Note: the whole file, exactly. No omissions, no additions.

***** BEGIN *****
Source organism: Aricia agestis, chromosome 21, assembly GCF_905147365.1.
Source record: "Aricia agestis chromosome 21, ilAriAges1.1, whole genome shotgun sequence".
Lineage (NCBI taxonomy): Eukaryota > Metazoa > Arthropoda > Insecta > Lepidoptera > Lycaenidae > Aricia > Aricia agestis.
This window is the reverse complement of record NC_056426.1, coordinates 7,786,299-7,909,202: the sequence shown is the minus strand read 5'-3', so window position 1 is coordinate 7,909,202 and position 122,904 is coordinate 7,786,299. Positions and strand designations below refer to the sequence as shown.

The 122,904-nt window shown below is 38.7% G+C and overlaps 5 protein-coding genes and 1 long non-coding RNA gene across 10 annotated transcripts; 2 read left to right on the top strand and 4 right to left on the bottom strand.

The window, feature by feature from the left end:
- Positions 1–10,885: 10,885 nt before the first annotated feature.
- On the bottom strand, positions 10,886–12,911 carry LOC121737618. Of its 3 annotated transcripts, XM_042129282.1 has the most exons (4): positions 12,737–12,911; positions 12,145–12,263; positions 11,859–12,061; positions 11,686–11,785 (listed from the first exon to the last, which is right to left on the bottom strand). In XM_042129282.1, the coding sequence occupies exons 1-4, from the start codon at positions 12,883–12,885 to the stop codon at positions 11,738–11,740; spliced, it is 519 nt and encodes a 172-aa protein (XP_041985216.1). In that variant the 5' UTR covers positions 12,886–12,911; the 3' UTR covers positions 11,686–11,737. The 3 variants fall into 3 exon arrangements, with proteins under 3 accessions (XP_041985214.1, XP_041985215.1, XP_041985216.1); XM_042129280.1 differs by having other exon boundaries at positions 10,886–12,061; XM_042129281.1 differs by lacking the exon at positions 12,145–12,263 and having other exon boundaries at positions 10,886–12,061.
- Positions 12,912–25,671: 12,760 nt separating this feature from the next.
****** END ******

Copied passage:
Source organism: Aricia agestis, chromosome 21, assembly GCF_905147365.1.
Source record: "Aricia agestis chromosome 21, ilAriAges1.1, whole genome shotgun sequence".
Lineage (NCBI taxonomy): Eukaryota > Metazoa > Arthropoda > Insecta > Lepidoptera > Lycaenidae > Aricia > Aricia agestis.
This window is the reverse complement of record NC_056426.1, coordinates 7,786,299-7,909,202: the sequence shown is the minus strand read 5'-3', so window position 1 is coordinate 7,909,202 and position 122,904 is coordinate 7,786,299. Positions and strand designations below refer to the sequence as shown.

The 122,904-nt window shown below is 38.7% G+C and overlaps 5 protein-coding genes and 1 long non-coding RNA gene across 10 annotated transcripts; 2 read left to right on the top strand and 4 right to left on the bottom strand.

The window, feature by feature from the left end:
- Positions 1–10,885: 10,885 nt before the first annotated feature.
- On the bottom strand, positions 10,886–12,911 carry LOC121737618. Of its 3 annotated transcripts, XM_042129282.1 has the most exons (4): positions 12,737–12,911; positions 12,145–12,263; positions 11,859–12,061; positions 11,686–11,785 (listed from the first exon to the last, which is right to left on the bottom strand). In XM_042129282.1, the coding sequence occupies exons 1-4, from the start codon at positions 12,883–12,885 to the stop codon at positions 11,738–11,740; spliced, it is 519 nt and encodes a 172-aa protein (XP_041985216.1). In that variant the 5' UTR covers positions 12,886–12,911; the 3' UTR covers positions 11,686–11,737. The 3 variants fall into 3 exon arrangements, with proteins under 3 accessions (XP_041985214.1, XP_041985215.1, XP_041985216.1); XM_042129280.1 differs by having other exon boundaries at positions 10,886–12,061; XM_042129281.1 differs by lacking the exon at positions 12,145–12,263 and having other exon boundaries at positions 10,886–12,061.
- Positions 12,912–25,671: 12,760 nt separating this feature from the next.